Chemical Facility Anti Terrorism Standards – Background, Requirements and Recent Updates

  • By: Staff Editor
  • Date: July 29, 2010
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Post the 9/11 attacks and the formation of the Department of Homeland Security (DHS) it was decided that chemical facilities around the US needed to improve their security and protect vital information. As a result, Congress passed the Department of Homeland Security Appropriations Act in 2007 which gave the DHS authority to regulate high-risk chemical facilities in the US and also develop and implement chemical facility regulations. The Chemical Facility Anti Terrorism Standards (CFATS) was published in April 2007 and took effect from June of that year.

CFATS broadly requires high risk chemical facilities to enhance their security and establish new procedures for protecting chemical facility security information.

How are facilities deemed high risk?

The DHS determines whether a facility is high risk on a facility–by–facility basis. The classification of a facility as high risk generally depends on the type and amount of chemicals that it possesses.

CFATS Requirements

Those facilities that are covered by CFATS have to go through the following six phases in order to achieve regulatory compliance:

  • Submission of a Top–Screen
  • Notification of a preliminary risk-tier
  • Submission of a Security Vulnerability Assessment (SVA)
  • DHS notification of its final tier determination
  • Submission of a Site Security Plan (SSP)
  • Ongoing compliance.

Top-Screen Phase:

Facilities (including refineries and petrochemical plants) that possess any of the chemicals listed in Appendix A in specific amounts with the potential to create significant human lives or health consequences were required to complete the “Top-Screen” risk assessment through a secure web portal, named the Chemical Security Assessment Tool (CSAT). This process is used by the DHS to separate low risk and high risk facilities.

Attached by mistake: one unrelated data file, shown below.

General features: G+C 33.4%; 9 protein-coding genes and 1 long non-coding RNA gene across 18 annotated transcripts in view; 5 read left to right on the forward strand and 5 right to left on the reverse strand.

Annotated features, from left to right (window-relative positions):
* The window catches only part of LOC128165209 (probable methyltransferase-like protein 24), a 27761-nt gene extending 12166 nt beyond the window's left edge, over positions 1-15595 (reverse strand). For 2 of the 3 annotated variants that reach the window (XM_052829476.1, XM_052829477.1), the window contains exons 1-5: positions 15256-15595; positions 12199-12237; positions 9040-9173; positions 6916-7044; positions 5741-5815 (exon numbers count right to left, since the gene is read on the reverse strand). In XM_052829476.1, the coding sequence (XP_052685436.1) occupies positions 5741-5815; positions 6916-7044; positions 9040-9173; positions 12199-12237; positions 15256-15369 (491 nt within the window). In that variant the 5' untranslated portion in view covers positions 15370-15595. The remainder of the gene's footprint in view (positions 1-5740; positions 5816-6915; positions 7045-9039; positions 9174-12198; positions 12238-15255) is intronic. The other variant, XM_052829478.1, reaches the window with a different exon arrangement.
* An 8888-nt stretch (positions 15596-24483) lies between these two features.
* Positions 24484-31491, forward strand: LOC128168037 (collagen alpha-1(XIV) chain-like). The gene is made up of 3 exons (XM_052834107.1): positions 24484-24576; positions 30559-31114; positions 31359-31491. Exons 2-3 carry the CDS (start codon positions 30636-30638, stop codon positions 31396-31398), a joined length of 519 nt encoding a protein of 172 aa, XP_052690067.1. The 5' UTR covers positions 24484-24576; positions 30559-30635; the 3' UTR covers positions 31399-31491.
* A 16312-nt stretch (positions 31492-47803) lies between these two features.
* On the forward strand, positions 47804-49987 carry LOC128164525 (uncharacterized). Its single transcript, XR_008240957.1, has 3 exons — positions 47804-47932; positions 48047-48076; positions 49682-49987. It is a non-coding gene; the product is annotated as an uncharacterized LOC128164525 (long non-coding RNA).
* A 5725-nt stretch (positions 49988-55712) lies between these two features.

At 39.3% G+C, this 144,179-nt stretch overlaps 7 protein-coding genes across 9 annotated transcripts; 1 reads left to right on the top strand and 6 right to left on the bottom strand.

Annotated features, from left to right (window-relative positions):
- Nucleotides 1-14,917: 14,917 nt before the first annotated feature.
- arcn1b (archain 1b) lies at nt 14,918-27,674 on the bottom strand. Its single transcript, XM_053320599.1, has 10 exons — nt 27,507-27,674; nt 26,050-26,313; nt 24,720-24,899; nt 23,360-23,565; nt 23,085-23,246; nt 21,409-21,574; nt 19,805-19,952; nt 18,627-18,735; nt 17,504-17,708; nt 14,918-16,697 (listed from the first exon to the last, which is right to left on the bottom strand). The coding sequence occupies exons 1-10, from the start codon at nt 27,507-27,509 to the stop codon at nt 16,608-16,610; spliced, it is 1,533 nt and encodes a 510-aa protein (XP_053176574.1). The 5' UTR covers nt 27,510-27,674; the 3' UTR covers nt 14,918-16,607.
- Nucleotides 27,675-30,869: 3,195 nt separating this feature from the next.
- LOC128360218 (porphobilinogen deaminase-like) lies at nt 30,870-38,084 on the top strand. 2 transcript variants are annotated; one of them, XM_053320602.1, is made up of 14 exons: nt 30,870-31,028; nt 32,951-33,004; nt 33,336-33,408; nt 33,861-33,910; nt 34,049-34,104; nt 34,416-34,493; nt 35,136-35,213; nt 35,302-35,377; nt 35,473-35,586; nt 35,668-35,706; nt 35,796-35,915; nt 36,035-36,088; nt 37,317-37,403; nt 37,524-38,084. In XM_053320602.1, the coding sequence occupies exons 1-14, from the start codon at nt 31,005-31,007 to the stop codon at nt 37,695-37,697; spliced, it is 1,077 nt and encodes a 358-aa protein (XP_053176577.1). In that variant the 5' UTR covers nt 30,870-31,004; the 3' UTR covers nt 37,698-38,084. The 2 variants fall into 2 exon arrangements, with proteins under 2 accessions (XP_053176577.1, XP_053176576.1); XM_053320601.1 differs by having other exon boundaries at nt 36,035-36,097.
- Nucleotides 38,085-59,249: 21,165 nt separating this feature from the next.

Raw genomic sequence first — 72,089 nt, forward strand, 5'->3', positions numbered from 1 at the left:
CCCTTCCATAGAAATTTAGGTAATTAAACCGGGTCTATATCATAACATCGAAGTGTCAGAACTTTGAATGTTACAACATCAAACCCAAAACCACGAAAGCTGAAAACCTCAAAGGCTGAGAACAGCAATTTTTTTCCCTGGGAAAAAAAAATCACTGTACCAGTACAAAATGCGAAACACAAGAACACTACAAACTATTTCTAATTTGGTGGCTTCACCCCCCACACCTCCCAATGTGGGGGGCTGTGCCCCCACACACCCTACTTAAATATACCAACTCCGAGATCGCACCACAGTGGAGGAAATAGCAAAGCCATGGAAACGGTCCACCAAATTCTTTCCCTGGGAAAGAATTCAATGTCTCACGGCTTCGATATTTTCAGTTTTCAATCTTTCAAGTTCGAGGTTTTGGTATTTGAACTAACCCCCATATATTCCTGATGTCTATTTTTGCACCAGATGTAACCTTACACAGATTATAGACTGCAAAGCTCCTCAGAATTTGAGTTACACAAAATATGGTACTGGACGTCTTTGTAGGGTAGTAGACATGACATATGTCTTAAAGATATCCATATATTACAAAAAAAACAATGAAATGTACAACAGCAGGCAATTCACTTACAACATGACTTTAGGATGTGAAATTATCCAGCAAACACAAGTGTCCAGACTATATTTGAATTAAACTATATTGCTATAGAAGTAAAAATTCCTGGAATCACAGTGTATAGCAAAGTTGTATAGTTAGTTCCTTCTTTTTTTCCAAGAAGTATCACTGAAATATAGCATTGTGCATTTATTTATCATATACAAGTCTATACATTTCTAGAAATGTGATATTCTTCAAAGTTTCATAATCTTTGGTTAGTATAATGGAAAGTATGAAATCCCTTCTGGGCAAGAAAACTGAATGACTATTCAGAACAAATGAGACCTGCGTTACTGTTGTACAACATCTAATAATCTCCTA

Notification of Preliminary Risk Tier

Facilities can be ranked as any one of four risk tiers (Tier 1 being highest risk and Tier 4 being low risk), depending on the DHS’ categorization. The DHS notifies owners and facilities of their high risk classification and their risk tier by letter. Facilities that do not "present a high level of security risk" are not subject to CFATS. These facilities have no further regulatory obligation, although a material modification at the facility may prompt further inquiry and possibly require resubmission of a Top-Screen. Facilities that do "present a high level of security risk" are subject to additional review and must complete an SVA.

Submission of Security Vulnerability Assessments (SVA)

The DHS requires high risk facilities to conduct Security Vulnerability Assessments (SVAs) and develop Site Security Plans (SSPs), and to submit them for approval. Tiered facilities submit SVAs, which DHS uses to determine a facility’s final tier.

Final tier determinations

DHS uses the SVA data to make final tier determinations. Therefore, some facilities no longer be covered by CFATs or may be more high risk. 

As of December 2010, DHS has classified approximately 218 facilities as final Tier 1s, 535 facilities as final Tier 2s, 1,126 facilities as final Tier 3s, and 2,215 facilities as final Tier 4s. 3 preliminary Tier 1 facilities are awaiting final tier determinations, as are 38 preliminary Tier 2s, 146 preliminary Tier 3s, and 474 preliminary Tier 4s.

Site Security Plan (SSP)

Once facilities receive their final tier notification, they have 120 days to submit an SSP to DHS via the CSAT portal. The SSP must, among other things, identify and describe how each security measure will meet, as applicable, the eighteen Risk-Based Performance Standards (RBPSs). These include:

  1. Restrict Area Perimeter
  2. Secure Site Assets
  3. Screen and Control Access
  4. Deter, Detect, and Delay
  5. Shipping, Receipt, and Storage
  6. Theft or Diversion
  7. Sabotage
  8. Cyber
  9. Response
  10. Monitoring
  11. Training
  12. Personnel Surety
  13. Elevated Threats
  14. Specific Threats, Vulnerabilities, or Risks
  15. Reporting of Significant Security Incidents
  16. Significant Security Incidents and Suspicious Activities
  17. Officials and Organization
  18. Records

In order to improve understanding and compliance with the SSP process, the DHS began conducting Pre-Authorization Inspections (PAIs) to both give additional guidance to industry and receive feedback on how to improve the SSP tool. Additionally, in mid-2010, DHS began taking enforcement action against facilities that failed to timely submit SSPs.

Recent Updates:

In January 2009, DHS updated the Top Screen Questions and in September 2010, updated the Top Screen User's Manual.
CFATS was to expire in 2011, but bills have been introduced in Congress to extend it for a further seven years in order to provide continuity for the chemical industry and federal government to be able to fully implement the regulatory requirements.

Additional Resources:

  • Read the full CFATS here.
  • Read the final Risk-Based Performance Standards Guidance for CFATS issued by the DHS here.

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